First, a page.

Updated: Jun 21, 2019
When faced with 25-40 bright young faces looking up at you from their desks, many people have no idea where to begin.
How do you control these energetic students and get them to focus on what your lesson is about?
Some may be swinging from the chandeliers while others simply just want to draw in their notebooks, yet you as an ESL teacher are supposed to grab all their attention and deliver a quality English lesson.
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Simple classroom management of following school rules doesn‘t apply to young students anymore. The internet world and digital gaming have become such an integral part of their lives.
As educators, we need to tap into this interest and use it to our advantage. Namely; getting students to focus, behave and be productive in class.
So what do we do?
We combine the old with the new and adapt!
I am now going to show you how we combine these 2 assets and create a system that is both fun and engaging for students and the teachers!
These are systems that I have been using for the past year and they have worked tremendously!
This classic game can be used to entice students to participate in class and help to engage the quieter students as well.
Ideally this game is perfect for students in upper secondary and high school.
As most students are aware of the rules of this game, explaining the classroom version is simple.
Students are split into 3-4 teams.
Each teams starts with $1500 (or stars or bitcoin or whatever interests the students)
All teams begin at START.
When a student follows the class rules, answers a question or a team completes a task during the lesson's activities, the team will have a chance to roll a dice and move their piece around the board game.
Like Monopoly, there are various property blocks that charge rent, utilities blocks, a jail block (team skips a roll), a question block (where the team has to answer a question) and an auction block (where teams can auction off houses to get money).
Depending on which block the team lands on, they have to either buy the property, pay rent, or complete a task.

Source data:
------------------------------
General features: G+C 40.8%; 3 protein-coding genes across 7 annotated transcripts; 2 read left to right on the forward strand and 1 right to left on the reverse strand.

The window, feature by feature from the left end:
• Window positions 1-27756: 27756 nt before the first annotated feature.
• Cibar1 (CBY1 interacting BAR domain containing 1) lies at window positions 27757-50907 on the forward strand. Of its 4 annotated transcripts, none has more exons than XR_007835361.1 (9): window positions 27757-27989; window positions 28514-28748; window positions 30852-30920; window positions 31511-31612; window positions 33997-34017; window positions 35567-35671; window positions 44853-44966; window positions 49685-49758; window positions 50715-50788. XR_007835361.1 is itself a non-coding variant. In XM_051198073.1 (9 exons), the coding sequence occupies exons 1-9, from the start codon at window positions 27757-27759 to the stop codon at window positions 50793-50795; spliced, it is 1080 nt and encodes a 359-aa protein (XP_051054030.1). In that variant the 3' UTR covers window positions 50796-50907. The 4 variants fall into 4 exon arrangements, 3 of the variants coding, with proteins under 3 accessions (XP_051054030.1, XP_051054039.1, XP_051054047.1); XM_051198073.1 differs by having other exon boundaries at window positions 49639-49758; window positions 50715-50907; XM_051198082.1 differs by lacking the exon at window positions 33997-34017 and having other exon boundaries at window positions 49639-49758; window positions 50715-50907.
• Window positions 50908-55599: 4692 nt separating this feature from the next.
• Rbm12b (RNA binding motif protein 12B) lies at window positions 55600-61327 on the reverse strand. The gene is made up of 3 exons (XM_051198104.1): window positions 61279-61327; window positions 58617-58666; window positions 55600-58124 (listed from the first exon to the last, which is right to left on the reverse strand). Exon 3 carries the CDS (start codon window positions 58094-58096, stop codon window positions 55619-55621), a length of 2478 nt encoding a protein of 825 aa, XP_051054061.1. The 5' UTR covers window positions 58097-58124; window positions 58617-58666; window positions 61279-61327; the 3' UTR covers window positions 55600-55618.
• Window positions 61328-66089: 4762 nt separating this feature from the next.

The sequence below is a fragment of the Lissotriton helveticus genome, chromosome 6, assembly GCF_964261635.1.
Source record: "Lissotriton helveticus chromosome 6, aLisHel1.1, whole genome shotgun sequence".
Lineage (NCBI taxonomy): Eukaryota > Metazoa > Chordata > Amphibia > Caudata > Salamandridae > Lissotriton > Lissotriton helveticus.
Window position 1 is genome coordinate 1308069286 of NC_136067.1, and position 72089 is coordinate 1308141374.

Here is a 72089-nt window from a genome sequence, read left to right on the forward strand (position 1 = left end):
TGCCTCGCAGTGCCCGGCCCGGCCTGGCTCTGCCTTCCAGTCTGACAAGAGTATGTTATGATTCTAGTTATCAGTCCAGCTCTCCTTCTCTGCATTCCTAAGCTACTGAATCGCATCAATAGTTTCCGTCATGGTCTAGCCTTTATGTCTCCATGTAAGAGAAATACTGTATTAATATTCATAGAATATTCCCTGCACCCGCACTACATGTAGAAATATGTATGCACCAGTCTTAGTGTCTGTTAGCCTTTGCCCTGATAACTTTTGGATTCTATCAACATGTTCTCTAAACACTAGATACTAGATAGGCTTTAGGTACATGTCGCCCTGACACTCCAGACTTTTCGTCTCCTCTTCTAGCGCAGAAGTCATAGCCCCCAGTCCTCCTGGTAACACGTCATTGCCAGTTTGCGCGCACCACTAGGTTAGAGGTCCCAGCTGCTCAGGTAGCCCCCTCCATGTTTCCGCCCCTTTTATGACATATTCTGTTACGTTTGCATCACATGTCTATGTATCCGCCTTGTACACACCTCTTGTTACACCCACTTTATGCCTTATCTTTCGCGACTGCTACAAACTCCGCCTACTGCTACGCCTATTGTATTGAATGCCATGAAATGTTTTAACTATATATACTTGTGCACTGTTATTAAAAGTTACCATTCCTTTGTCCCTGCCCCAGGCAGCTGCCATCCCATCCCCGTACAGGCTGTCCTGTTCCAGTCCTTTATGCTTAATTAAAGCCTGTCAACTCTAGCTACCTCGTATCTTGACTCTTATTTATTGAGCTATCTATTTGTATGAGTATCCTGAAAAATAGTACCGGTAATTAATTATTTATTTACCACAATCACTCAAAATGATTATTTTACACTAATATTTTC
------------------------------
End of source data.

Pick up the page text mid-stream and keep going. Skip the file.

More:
The team with the most money at the end wins.
2) Rescue The Princess
The classic Disney stories can also be used and adapted for classroom management.
What I did this year for primary school students was use various fairytales from around the world and created these stories and tasks for the students to complete in order to win the game.
In the game' Rescue The Princess, the rules are simple, grow your princess' hair so the princess can be saved by the prince. If the students misbehave, their princess visits the barber.
That's right! Rapunzel.
Hence, giving the instructions for this game is even simpler.
Split the class into 3-4 teams
When a student or team answers correctly, or completes a task correctly, they get to grow a piece of the princess' hair.
When a student or team follows the class rules, they can grow a piece of the princess' hair.
The teacher can choose how many hairs it takes to win and so on.
3) League of Legends (or similar)
The famous League of Legends game can be used in class to motivate students as well.
This idea came to me when I was asking some of my students what their favourite games were and LoL was top 3 along with World of Warcraft and Arena of Valor.
So I thought, let's use this to help motivate the students to participate in class.
The rules for this game are a bit more complicated, but this game be used for upper primary and secondary students.
The basic premise for this game is to build your character and cross the finish line.
The rules are as follows:
Split the class into 3-4 teams.
Each team gets to name a character.
Teams earn coins by following the class rules, participating in class or by completing a task set out by the teacher during the lesson.
Their character has to earn minimum 3 coins to visit "The Shop"
At "The Shop" they can buy 1of 4 things below. (everything costs 3 coins)
1) Move One Space
2) Power Up (their coins double)
3) Shield (to protect from attack)
4) Attack (attack another player to make them move back one space or lose a shield)
Teams must make a strategy to reach the end of the board game.
This game can last 2-3 months depending on the class.
In conclusion, my artwork needs some management and training itself.
But most importantly, the system that you use needs to relevant and engaging for the student.
It's all good to have a system that gives them praise, but they need to know why, and what do they get out of it?
At the end of each of my games, I would buy my students a little gift for doing so well. Then we would a new game with new teams.
Your TEFL course can prepare you somewhat for classroom management, but the trick is: Keep it fresh and interesting and the students will love your classes.
Leave a comment below with your ideas and thoughts!